LIVE: Feed The Rhino / Counting Days @ The Joiners

By Lew Trott

Before this short run of dates the last Feed The Rhino show we saw was on the colossal main stage at Reading Festival, could they be a tad rusty after such a long break? Could they fuck!

Almightily heavy, Counting Days brandish an attack so hard hitting it’s a wonder the venue can withstand the force of the five men on stage. Spinning tunes from their debut album, ‘Liberated Sounds’ appears to make an impression with the more hardcore punk inclined crowd. Unable to turn their heads from the what can only be described as an onslaught of riffs, they showcase their brutal sound to a room more than accepting of the monstrous noise. Opening with ‘Burned By Faith’ and heading straight into the albums self-titled track is a travesty. If you were to stick this band on the Architects tour later this year they would blow minds. A perfect support slot.

Unlike the band, it takes a while for the Southampton crowd to get in the mood, warming up after a couple of songs and then BANG! They’re in the pocket of frontman Lee Tobin. As if not going off for absolute bangers; ‘The Butchers’ and ‘Caller of the Town’ wasn’t mad enough, the room is nowhere capacity. This band deserve so much more. Not dwelling on the poor show of attendance, the boys’ amp up everything, once they’re in gear there is no stopping them.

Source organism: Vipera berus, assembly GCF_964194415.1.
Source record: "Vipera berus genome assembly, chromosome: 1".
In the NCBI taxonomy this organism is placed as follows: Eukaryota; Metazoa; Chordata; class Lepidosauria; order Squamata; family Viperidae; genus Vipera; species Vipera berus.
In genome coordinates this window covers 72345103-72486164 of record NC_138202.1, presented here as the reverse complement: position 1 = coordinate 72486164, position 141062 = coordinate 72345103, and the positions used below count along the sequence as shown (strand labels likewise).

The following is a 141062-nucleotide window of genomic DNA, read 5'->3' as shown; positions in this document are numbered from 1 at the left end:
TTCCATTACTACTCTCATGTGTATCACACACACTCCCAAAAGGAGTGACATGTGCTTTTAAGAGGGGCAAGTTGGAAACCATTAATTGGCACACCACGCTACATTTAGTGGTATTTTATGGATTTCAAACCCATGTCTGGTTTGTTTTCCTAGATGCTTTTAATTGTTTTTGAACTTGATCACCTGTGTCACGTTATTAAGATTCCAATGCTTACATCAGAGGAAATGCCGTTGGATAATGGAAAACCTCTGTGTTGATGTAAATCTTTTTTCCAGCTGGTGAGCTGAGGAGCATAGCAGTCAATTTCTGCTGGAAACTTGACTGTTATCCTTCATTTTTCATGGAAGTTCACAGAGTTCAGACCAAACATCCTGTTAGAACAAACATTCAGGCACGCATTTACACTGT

As the name suggests Feed The Rhino are somewhat of an animal in the live arena, let loose from their cage for the first time in over a year, the Kent boys are finally back. I promise there’s no more animal references, honest. Just before their hiatus the band released ‘Featherweight’, with only a handful of plays live, although you’d never know by the sound of it, it slams. Running through classic tracks in ‘Behind The Pride’ and ‘The Burning Sons’ only modestly stirs up the crowd.

Obviously saving their singing voices for ‘Tides’, everyone bellows the words “they’re not your saviour’. Always a fan favourite but tonight this song is so far ahead of anything else. Chilling moments of quiet all before the final explosion of power give the swelling crowd a break from the bite of Sam and James’ vicious guitar tone, but not for too long. Closing the set with a pair of tunes from ‘The Sorrow and the Sound’ is the perfect way to end. It’s an excellent return for the Rhino!